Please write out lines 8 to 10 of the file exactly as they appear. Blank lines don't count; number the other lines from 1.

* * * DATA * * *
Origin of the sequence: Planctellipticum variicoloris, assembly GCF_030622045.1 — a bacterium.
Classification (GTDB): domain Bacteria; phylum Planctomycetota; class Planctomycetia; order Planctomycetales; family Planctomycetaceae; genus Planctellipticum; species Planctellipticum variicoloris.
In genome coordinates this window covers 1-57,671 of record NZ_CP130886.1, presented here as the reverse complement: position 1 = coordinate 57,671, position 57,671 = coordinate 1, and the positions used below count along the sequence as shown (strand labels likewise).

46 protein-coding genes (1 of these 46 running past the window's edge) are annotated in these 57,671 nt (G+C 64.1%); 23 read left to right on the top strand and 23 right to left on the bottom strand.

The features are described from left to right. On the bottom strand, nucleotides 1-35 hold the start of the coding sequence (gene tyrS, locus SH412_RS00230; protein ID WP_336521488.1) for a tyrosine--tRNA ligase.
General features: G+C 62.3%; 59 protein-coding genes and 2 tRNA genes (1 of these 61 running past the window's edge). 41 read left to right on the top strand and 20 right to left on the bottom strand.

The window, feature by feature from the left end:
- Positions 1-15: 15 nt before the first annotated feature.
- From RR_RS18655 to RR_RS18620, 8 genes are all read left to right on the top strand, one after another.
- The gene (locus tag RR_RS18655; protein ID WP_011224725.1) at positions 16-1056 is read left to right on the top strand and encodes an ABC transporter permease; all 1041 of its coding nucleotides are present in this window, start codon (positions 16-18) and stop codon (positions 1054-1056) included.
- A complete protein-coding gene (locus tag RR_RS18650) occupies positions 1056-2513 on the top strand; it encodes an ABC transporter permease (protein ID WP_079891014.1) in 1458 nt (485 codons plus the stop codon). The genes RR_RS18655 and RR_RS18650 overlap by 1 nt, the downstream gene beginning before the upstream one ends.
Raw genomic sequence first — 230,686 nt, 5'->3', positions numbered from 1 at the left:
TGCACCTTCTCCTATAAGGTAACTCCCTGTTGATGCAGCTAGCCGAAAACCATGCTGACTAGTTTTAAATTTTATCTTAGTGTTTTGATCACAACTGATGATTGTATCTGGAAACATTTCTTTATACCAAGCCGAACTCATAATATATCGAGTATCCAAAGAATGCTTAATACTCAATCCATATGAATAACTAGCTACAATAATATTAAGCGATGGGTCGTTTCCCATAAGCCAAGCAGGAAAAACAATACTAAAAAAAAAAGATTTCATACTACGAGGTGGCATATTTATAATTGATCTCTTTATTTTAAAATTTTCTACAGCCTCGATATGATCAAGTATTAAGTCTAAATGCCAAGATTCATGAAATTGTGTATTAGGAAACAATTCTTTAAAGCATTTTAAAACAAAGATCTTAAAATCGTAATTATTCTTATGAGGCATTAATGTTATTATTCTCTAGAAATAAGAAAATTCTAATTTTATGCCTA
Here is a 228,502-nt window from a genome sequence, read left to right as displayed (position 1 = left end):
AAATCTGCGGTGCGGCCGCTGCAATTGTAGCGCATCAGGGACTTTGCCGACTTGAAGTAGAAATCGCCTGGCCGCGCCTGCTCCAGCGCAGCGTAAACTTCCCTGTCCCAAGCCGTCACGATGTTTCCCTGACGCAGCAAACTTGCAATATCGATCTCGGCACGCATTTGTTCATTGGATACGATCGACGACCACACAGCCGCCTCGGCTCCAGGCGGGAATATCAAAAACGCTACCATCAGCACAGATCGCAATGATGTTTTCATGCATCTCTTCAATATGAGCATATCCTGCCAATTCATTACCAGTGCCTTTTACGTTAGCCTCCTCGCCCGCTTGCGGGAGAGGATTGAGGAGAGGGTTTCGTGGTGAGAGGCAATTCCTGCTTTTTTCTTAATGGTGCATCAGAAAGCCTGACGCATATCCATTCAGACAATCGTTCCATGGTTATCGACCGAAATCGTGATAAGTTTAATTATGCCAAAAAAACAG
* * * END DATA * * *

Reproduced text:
- Positions 1-15: 15 nt before the first annotated feature.
- From RR_RS18655 to RR_RS18620, 8 genes are all read left to right on the top strand, one after another.
- The gene (locus tag RR_RS18655; protein ID WP_011224725.1) at positions 16-1056 is read left to right on the top strand and encodes an ABC transporter permease; all 1041 of its coding nucleotides are present in this window, start codon (positions 16-18) and stop codon (positions 1054-1056) included.